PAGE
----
2005 Salt Lake City Annual Meeting (October 16–19, 2005)

Paper No. 2
Presentation Time: 1:55 PM


HERKELRATH, William N., U.S. Geological Survey, 345 Middlefield Road, Mail Stop 496, Menlo Park, CA 94025 and KHARAKA, Yousif K., U.S. Geological Survey, 345 Middlefield Rd, Menlo Park, CA 94025, wnherkel@usgs.gov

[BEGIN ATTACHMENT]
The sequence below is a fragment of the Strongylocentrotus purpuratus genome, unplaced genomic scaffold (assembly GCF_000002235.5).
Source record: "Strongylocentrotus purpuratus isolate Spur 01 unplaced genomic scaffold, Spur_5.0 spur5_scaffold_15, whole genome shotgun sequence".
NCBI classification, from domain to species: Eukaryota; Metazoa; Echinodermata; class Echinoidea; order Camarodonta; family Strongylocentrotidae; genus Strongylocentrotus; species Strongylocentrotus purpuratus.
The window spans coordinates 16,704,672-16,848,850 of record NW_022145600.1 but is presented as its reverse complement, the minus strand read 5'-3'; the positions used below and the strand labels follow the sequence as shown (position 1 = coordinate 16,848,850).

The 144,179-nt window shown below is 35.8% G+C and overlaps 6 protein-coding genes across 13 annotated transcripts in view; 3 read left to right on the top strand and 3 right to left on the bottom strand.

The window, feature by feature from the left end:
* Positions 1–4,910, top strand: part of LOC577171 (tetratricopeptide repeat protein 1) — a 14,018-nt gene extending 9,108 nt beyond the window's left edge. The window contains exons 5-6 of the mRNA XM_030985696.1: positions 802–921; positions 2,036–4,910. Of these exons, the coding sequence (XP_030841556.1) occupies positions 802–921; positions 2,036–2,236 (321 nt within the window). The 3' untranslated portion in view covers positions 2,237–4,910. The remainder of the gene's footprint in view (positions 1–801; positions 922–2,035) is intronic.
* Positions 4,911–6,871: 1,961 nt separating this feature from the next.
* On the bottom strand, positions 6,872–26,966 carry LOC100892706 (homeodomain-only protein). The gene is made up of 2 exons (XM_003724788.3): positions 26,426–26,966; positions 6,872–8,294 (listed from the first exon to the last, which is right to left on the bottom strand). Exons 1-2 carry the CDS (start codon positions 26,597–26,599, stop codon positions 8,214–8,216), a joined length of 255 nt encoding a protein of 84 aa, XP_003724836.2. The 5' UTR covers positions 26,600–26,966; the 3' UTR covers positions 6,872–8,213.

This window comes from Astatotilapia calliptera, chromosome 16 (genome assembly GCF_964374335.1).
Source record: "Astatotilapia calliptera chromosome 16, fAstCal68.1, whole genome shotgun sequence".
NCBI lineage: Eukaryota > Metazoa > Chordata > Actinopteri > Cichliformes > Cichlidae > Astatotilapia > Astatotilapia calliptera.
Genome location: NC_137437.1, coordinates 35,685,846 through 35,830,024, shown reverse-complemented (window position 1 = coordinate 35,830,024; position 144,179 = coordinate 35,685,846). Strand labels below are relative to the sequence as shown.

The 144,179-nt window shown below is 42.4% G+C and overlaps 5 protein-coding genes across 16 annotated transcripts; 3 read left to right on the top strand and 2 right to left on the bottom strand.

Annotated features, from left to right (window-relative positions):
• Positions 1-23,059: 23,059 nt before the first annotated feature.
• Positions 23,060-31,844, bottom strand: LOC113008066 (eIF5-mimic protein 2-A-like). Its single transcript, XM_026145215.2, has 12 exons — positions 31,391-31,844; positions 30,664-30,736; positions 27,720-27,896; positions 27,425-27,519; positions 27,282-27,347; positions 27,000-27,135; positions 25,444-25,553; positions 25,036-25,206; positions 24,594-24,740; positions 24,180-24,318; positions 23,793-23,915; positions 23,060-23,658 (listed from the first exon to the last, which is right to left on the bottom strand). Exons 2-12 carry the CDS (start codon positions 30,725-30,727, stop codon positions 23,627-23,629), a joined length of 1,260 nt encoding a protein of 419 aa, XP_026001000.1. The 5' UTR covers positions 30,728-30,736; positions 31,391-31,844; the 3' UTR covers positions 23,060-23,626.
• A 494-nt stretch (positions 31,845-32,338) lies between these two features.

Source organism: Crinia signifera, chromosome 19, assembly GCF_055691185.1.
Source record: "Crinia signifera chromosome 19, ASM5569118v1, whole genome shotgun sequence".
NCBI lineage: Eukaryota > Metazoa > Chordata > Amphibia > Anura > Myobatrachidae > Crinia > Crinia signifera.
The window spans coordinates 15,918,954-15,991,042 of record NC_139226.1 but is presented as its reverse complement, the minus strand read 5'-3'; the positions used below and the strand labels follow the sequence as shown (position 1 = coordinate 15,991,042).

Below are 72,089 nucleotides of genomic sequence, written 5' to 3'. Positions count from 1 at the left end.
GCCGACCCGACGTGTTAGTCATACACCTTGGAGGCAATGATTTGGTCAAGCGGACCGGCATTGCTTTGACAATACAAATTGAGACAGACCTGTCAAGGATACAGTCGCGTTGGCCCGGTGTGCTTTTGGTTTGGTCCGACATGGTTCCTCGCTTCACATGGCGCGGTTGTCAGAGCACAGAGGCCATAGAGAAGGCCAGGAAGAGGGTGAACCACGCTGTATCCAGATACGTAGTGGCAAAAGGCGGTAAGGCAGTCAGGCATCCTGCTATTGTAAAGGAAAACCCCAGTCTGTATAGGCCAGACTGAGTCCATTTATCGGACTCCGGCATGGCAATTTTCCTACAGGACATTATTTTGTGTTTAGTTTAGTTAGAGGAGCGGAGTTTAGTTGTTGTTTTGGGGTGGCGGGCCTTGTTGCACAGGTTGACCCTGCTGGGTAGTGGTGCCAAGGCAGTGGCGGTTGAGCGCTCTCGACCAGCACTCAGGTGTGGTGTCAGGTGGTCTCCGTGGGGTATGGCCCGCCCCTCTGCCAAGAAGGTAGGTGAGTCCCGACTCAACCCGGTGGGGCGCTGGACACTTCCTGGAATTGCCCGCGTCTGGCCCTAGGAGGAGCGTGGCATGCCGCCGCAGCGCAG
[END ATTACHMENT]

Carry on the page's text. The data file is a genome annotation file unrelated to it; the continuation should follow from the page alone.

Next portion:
The USGS has been investigating environmental impacts of oil production activities at the Osage-Skiatook Petroleum Environmental Research (OSPER) Sites “A” and “B,” which are located near Skiatook Lake, Osage County, Oklahoma. The “B” site is an active oil production area, whereas the “A” site is an oil field that was largely abandoned 68 years ago. Contamination of soil, ground water, and surface water from crude oil and brine production is extensive at both sites. We drilled about 50 wells up to 36 meters deep at each site for ground-water sampling and hydraulic testing. Water samples indicate there are extensive subsurface plumes of salt water (2,000-30,000 mg/L TDS) at both sites. Borehole cores identified many thin and poorly permeable sandstone layers (<1 m thick) separated by thicker shale and mudstone confining units. Well tests indicate the hydraulic conductivity of the permeable sandstone units is about 1 cm/day. Continuous monitoring of water levels in wells indicates the ground-water recharge rate is low. During the oil-production era at the “A” site, brine from oil wells (TDS up to 150,000 mg/L) was evidently discharged directly into pits and an ephemeral creek bed. Although the rate of recharge was low, enough brine seeped from the pits and into the creek bottom over the 25-year life of the field to form a substantial subsurface plume in the sandstone. Since the “A” site was abandoned, natural dilution of the plume has been very slow because the natural ground-water flow rate is low. Also, the down-slope migration of the plume likely slowed when Skiatook Lake reservoir was filled in 1987, raising the water table elevation at the toe of the plume. Mixing of fresh rain water with the deeper salt water may have been limited by density stratification. At the “B” site, brine holding pits have leaked and created salt scars at the surface. We believe that over the 40-year life of the “B” site, brine has flowed from the pits through a 7-meter thick shale layer near the surface into the deeper sandstone units. Results indicate the brine plumes at both sites will exist for many years to come with continued deleterious environmental impact at ground-water discharge points.